George Washington Papers

From George Washington to Lieutenant General Rochambeau, 24 January 1781

To Lieutenant General Rochambeau

Head Quarters New Windsor Jany 24th 1781


I have been duly honored with your Excellency’s letter of the 10th and 13th instant.1 The 20th I had the pleasure of writing to you fully, principally on the subject of the Pensylvania line.2

It is with equal mortification and regret, I find myself obliged to add to that, the account of a second mutiny, which I had apprehended and which has lately taken place in the Jersey troops—When the advices came away, it was only partial, that corps being divided into several detachments; but it was imagined the revolt of one part had been in consequence of a preconcerted plan between the whole and that the remainder would follow the example. Immediately on receiving the intelligence, I sent a detachment from these posts, under the command of Major General Howe, with orders to compel the mutineers to unconditional submission3—and I have requested the civil authority not to interpose with any terms of conciliation.4 It appears to me essential, that this spirit should be suppressed by force, and by the exemplary punishment, of the principal instigators of the defection.

The complaints and demands of these mutineers resemble those of the Pensylvanians.

It is hard to say with certainty how far the disposition which has now appeared may extend itself among troops, who have so many causes of dissatisfaction, but I hope we shall be able to stop the progress of the evil here.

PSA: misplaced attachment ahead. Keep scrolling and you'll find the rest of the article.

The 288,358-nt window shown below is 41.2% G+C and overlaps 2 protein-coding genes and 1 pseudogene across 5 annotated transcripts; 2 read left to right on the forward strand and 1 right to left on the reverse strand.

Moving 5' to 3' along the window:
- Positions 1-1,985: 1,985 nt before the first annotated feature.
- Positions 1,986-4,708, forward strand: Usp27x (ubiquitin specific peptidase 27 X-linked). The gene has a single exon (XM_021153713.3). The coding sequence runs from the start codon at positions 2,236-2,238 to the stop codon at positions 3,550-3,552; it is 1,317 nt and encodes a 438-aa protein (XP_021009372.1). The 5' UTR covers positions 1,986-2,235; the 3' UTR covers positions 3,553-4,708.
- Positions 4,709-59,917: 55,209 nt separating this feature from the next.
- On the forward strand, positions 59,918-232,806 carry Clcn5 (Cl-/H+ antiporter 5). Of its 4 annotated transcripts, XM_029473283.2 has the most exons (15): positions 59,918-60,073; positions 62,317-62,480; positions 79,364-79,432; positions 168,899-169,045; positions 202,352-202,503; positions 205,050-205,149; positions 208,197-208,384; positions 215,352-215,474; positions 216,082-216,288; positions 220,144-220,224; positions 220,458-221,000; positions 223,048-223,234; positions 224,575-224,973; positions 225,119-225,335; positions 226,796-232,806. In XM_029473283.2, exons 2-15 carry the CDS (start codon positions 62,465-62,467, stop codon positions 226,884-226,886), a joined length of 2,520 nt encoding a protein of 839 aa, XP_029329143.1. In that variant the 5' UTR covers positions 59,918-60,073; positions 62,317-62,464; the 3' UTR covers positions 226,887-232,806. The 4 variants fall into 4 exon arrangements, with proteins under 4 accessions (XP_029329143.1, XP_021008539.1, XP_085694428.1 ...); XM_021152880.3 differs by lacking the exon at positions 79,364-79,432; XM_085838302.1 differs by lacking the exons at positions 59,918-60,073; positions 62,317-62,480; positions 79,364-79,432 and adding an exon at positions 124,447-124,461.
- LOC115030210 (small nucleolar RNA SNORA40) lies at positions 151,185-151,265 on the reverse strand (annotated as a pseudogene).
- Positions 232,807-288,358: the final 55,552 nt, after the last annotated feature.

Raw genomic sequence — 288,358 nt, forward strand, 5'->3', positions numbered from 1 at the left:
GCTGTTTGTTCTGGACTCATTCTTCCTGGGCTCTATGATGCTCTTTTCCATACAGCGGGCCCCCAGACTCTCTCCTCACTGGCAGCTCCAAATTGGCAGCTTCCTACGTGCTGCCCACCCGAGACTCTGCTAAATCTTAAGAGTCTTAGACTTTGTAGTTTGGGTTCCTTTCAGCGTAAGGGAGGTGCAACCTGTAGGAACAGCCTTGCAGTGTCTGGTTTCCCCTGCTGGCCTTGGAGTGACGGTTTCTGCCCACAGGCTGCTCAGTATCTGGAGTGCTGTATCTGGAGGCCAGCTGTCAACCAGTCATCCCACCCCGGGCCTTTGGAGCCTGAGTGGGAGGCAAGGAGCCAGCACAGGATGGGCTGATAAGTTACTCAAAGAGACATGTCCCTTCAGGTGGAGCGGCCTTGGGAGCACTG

The Count De Custine, The Marquis De Lavale, and Mr De la Corbiere who have done me the honor to call upon me on their return to Rhode Island will communicate to you all we learn, concerning Arnolds descent in Virginia.5 ’Tis said by later accounts that he had reimbarked—perhaps to fall upon some other point.6 We have no other intelligence.7 I have the honor to be With sincere esteem Yr Excellency’s Most Obed. serv.

Go: Washington

LS, in Alexander Hamilton’s writing, CtY-BR:R; Df, DLC:GW; Rochambeau’s French translation, CtY-BR:R; LB, in French, DLC: Rochambeau Papers, vol. 7; Varick transcript, DLC:GW.

1See Rochambeau to GW, 10 and 13 January.

5Antoine Madeleine de La Corbiére (1743–1831) joined the Saintonge Regiment as an ensign in 1759, became a lieutenant in 1760, and rose to captain in 1774. For his conduct during the siege of Yorktown, La Corbiére was made a chevalier of the royal and military order of Saint-Louis in 1781. He retired in 1787, emigrated in 1791, and served in the royal army of Condé against republican France from 1792 to 1801. At the restoration of the monarchy in 1815, he obtained the rank of colonel.

On 23 Jan., GW wrote Lt. Col. John Laurens from New Windsor: “At the particular request of the Count De Custine I give you the trouble of the Inclosed” (ALS, NNC; GW signed the cover and addressed it to “John Laurens Esq. recomd to the care of His Exy Govr Hancock[.] Boston”). The enclosure has not been identified. For the presence of Laurens in Boston, see GW to Laurens, 15 Jan., n.2.

6For reports of the British expedition to Chesapeake Bay led by Brig. Gen. Benedict Arnold, see Steuben to GW, 8, 11, and 29 Jan.; see also Thomas Jefferson to GW, 10 January.

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